Trust, Quality and Magazines’ Saving Grace

Dorothy Kalins has seen a thing or two in her successful 20+ years in the magazine business. The former executive editor at Newsweek, and now founding editor of Saveur, she’s seen a massive change in the industry.

Yet during all the change, one thing remains constant. According to Kalins, “trust and quality are the two mainstays of a successful magazine brand,” writes Ellen Harvey in Publishing Executive. Harvey interviewed Kalins recently about the challenges facing publishers today.

“Obviously, the loss of the advertising revenue stream and the high cost of paper and delivery are big challenges,” Kalins answers. “In short, the whole print model is challenged.”

While she sees some publishers struggling to raise money by monetizing their content digitally, she sees another option.

“Sometimes something as seemingly retro as investing in print is a counter-intuitive but successful strategy, especially when the publication attracts luxury, image, fashion, and beauty advertisers (and readers),” Kalins notes. (There’s that word again – luxury.)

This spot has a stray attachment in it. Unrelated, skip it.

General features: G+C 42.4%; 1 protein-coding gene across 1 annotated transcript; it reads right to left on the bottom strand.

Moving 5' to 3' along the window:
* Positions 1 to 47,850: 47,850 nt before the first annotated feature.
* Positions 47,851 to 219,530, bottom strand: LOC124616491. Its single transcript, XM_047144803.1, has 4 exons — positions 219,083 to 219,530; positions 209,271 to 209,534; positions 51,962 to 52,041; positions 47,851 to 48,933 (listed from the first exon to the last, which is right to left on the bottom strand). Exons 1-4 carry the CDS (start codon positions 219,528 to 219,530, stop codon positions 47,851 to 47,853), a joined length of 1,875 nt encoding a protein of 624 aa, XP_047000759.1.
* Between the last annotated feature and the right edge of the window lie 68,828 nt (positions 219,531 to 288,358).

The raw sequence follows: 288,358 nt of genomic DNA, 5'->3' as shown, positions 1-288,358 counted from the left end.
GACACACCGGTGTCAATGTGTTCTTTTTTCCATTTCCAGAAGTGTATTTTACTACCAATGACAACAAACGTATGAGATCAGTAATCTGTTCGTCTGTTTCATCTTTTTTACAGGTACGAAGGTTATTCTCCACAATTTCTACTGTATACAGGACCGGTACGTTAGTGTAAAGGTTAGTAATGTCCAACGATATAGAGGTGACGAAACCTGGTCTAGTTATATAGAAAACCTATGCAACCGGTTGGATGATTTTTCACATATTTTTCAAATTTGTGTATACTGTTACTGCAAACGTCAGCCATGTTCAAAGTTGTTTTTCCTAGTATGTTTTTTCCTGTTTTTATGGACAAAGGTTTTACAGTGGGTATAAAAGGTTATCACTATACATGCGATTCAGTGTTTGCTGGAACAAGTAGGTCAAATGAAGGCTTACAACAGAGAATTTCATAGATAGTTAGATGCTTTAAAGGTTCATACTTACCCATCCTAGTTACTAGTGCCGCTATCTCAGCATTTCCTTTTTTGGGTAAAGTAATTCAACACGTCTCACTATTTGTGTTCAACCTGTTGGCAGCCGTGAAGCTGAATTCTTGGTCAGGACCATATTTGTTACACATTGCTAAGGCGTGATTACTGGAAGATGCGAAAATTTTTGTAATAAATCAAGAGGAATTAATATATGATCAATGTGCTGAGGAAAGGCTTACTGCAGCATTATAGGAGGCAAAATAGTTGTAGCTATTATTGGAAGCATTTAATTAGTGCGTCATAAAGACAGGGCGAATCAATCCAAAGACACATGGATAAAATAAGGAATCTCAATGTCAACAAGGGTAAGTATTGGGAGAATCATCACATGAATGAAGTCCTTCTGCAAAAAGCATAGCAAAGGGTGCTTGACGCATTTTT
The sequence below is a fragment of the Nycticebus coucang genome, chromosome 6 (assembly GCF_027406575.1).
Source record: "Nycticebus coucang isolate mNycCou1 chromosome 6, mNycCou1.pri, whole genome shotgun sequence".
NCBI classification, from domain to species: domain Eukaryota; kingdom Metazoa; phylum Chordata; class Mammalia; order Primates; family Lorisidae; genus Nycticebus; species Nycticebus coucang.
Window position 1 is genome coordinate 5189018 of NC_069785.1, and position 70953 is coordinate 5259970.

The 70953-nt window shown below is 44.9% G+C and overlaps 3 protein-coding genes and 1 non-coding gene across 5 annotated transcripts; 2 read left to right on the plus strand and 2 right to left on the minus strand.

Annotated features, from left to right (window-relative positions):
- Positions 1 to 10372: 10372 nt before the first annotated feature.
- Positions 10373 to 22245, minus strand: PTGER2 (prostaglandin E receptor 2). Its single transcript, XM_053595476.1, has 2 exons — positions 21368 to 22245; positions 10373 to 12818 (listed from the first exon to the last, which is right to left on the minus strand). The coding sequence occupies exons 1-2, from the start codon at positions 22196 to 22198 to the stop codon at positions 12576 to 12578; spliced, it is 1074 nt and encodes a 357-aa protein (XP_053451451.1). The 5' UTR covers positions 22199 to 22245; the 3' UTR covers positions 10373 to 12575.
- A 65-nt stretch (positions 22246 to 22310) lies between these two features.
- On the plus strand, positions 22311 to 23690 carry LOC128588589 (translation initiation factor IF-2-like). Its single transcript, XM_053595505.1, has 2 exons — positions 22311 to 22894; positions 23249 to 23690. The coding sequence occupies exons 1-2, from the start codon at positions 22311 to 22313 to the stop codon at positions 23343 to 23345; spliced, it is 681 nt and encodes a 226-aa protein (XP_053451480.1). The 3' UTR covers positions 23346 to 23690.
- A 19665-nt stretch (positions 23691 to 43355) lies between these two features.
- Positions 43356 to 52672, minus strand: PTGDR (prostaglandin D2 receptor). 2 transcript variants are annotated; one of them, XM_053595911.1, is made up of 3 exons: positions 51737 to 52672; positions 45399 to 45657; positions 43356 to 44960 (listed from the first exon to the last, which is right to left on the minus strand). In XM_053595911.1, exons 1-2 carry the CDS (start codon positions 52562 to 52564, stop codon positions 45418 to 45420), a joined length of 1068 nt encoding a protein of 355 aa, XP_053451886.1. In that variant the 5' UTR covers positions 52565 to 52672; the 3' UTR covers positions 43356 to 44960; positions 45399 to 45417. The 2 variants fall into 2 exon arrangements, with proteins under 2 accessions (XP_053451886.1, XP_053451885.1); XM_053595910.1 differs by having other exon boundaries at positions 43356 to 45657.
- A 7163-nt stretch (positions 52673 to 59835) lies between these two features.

It is in print, after all, that the magazine has gained its audience, earned its trust and maintains that relationship. She sees a massive opportunity in these existing relationships.

“Magazine titles are some of the most powerful consumer brands in America,” Kalins continues. “Publishers who understand that and who do more than just assume digital is the answer will succeed. Building on brand loyalty with readers takes a whole lot of subtle trial and error, not just assuming digital advertising (and its limited revenue in most cases) will replace print revenue.”

“As an editor, I have always been a great advocate for building the brand: producing special issues, reaching out to readers for dialogue, publishing related but incremental content,” she continues.

“Sometimes you just have to get your smartest people in a room and brainstorm like crazy. The best (and sometimes the worst!) ideas often come from such sessions, where ‘We don’t DO that’ is not an acceptable answer.”